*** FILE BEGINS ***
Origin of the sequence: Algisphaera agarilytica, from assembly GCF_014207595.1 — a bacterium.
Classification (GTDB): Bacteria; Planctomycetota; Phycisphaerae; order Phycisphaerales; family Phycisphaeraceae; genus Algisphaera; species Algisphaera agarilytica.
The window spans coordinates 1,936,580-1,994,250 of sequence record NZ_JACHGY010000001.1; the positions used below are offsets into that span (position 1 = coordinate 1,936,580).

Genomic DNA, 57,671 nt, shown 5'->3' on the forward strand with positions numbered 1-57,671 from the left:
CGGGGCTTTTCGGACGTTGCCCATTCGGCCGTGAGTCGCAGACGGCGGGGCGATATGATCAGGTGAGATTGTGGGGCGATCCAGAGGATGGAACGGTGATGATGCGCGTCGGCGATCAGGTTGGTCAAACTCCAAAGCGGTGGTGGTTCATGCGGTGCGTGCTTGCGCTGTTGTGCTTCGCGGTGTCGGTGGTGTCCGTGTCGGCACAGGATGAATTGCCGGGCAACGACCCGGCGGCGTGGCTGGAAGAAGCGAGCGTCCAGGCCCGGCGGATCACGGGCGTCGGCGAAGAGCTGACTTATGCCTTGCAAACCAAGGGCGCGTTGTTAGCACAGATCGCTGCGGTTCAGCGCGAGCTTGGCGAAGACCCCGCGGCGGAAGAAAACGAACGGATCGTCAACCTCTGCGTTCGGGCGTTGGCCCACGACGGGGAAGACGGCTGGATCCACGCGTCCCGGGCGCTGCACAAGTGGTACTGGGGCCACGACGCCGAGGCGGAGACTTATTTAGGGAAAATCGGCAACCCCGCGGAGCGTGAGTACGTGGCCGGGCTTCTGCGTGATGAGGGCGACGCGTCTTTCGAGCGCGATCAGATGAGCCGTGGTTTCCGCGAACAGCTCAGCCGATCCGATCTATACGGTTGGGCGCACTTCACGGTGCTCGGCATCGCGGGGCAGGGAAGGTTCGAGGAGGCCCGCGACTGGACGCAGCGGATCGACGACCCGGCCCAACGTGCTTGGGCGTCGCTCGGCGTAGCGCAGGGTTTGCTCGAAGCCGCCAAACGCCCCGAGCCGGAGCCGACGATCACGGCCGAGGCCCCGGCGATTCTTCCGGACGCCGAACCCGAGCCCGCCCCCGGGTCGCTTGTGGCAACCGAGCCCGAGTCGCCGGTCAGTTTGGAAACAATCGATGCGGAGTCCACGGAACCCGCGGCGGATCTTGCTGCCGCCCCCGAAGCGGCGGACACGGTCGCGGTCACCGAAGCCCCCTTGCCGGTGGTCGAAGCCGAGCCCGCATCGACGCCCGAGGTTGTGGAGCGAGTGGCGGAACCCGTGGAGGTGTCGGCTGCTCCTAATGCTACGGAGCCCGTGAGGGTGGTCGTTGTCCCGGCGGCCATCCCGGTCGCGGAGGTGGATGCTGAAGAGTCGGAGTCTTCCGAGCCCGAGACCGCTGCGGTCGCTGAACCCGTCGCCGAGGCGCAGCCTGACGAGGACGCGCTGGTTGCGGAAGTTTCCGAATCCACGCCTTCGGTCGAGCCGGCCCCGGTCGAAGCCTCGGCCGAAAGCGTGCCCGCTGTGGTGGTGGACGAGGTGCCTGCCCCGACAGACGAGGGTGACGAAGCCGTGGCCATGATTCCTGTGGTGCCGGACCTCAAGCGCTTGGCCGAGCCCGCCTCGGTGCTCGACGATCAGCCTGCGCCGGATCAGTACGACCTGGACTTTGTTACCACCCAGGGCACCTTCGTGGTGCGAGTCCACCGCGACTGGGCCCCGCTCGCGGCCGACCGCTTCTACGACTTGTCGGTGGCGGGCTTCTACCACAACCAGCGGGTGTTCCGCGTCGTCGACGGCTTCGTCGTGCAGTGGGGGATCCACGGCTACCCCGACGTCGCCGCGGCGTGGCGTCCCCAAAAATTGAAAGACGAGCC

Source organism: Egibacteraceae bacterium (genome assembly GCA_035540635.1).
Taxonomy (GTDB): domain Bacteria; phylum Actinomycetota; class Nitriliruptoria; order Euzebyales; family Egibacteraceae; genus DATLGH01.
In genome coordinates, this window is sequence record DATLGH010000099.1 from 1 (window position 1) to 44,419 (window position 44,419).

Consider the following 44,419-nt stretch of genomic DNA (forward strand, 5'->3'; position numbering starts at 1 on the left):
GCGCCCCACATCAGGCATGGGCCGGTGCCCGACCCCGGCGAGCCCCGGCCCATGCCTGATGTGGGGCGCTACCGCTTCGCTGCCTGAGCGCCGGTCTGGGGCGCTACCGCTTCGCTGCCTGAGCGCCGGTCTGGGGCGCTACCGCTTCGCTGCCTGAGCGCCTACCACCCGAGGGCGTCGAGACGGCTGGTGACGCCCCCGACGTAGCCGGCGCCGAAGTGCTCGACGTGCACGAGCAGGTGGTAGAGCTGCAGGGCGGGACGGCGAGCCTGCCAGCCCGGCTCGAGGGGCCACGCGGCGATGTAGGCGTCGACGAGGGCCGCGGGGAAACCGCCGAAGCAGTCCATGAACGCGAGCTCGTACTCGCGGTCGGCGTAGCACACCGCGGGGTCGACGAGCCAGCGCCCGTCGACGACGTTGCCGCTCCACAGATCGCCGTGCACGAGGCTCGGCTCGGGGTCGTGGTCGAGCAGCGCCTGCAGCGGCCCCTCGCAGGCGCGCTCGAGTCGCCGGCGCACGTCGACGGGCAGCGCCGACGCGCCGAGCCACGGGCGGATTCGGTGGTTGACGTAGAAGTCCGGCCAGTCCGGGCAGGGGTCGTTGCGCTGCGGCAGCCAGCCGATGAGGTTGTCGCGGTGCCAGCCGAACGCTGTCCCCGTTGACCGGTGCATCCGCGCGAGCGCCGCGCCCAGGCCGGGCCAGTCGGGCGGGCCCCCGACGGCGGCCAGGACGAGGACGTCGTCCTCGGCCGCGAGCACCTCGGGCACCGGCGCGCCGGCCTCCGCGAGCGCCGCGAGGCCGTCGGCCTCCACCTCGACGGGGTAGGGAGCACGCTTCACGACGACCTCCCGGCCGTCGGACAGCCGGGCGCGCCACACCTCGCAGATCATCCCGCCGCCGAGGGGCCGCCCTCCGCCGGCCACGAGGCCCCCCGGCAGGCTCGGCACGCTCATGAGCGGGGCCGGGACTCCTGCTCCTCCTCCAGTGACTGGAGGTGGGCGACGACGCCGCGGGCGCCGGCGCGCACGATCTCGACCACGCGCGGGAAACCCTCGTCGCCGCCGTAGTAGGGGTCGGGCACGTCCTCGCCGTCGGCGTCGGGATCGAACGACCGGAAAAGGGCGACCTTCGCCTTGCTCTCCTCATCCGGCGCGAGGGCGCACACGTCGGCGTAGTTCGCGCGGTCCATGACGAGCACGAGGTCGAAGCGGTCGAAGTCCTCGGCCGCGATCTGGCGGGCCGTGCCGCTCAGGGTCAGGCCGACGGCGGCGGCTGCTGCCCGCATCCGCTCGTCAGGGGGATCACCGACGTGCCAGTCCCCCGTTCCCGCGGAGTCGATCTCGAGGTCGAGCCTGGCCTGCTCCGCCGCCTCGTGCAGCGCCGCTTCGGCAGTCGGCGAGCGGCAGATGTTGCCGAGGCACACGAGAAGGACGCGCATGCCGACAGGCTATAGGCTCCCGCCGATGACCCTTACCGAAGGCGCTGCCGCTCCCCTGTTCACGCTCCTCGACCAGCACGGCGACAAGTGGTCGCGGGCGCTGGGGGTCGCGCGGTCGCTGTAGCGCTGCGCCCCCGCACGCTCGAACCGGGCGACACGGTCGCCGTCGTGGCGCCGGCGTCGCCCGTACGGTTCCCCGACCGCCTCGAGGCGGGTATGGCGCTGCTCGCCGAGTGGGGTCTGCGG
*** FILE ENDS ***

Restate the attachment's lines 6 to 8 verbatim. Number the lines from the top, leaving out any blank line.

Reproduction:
Source organism: Egibacteraceae bacterium (genome assembly GCA_035540635.1).
Taxonomy (GTDB): domain Bacteria; phylum Actinomycetota; class Nitriliruptoria; order Euzebyales; family Egibacteraceae; genus DATLGH01.
In genome coordinates, this window is sequence record DATLGH010000099.1 from 1 (window position 1) to 44,419 (window position 44,419).